Drywall Tapes

Drywall or joint tape is what covers seams and, with joint compound, bonds drywall sheets together. But are all drywall tapes the same? When choosing drywall tape you have the option of metal, paper, and fiberglass mesh available to you. Let’s look at the details:

CGC Paper Drywall Tape


Paper tape is applied over a thin amount of any type of joint compound. Push any air bubbles out with a putty knife as you press the tape onto the joint compound. The nature of the paper does not allow for much flexibility; this is an asset when taping corners and butt joints because the non-flexibility means more security. The down side of paper material is that it is susceptible to moisture and mold - so it’s best to avoid areas with a lot of moisture like a bathroom or basement.


  • Use with any joint compound
  • Non-flexible: great for corners and butt joints
  • Susceptible to moisture: not ideal in bathrooms and basements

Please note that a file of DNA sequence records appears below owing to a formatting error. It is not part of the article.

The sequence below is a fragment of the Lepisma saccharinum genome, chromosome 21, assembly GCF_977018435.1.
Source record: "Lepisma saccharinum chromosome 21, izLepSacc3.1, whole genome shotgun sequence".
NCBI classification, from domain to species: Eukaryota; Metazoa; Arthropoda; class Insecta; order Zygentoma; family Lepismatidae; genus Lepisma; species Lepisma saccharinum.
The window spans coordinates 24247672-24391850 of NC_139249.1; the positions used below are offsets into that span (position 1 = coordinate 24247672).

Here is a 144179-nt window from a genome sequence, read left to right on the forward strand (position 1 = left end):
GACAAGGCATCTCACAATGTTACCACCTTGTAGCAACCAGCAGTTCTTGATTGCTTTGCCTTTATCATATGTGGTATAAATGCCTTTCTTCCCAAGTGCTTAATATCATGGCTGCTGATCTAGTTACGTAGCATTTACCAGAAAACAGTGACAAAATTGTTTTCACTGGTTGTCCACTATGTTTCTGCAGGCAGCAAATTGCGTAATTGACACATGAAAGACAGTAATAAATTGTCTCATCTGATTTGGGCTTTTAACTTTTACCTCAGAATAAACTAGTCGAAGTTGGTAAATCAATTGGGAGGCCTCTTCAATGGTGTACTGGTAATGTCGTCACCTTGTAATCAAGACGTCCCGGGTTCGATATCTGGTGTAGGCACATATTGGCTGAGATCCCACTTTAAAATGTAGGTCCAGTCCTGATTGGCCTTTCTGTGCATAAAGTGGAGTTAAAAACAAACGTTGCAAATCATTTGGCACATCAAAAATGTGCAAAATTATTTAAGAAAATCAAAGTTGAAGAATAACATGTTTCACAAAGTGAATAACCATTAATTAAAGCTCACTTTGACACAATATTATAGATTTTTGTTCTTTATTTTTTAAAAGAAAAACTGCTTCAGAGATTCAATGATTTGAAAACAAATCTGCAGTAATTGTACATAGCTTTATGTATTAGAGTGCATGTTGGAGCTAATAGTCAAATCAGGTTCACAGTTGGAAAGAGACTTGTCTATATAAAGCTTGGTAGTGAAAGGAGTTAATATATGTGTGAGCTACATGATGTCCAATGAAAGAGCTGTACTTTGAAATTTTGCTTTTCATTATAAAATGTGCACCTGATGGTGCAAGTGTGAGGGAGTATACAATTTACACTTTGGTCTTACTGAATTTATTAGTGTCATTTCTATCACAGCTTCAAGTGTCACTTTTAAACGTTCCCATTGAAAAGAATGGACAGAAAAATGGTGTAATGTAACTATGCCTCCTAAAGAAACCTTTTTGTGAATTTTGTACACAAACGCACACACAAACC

• Additional steps of a first coat of joint compound, and of squeezing out air bubbles

Use for: dry rooms, corners, and butt joints.

FibaFuse 2 1/16" MAX Reinforced Drywall Tape


Fiberglass mesh tape is self-adhesive and can be applied to drywall without a first coat of joint compound. It holds up to moisture and resists mold. Mesh tape lays flat so you won’t have to worry about air bubbles. While the fiberglass itself is strong, its flexibility means that joints will be less secure; this is not a problem when fixing patches and joint strength isn’t top priority, but it might eventually cause problems with cracks.


  • Self-adhesive and time saving
  • Resists moisture and mold
  • Strong but flexible: might cause cracks and less secure than paper but good for patches

Use for: bathrooms, basements, and patches.

Sure Corner Roll-on Bead


This is a steel-reinforced paper tape. Metal strips on either side of the middle make it easy to fold and fit perfectly into corners. The tricky part comes to feathering it out as this tape can be challenging to hide. Use snips for cutting.


  • Folds and fits easily into corners
  • Harder to feather out
  • Cut length with snips

Use for: inside and outside corners.

Knowing now what these 3 types of drywall type are best suited for, what combination will you try for your next project? 

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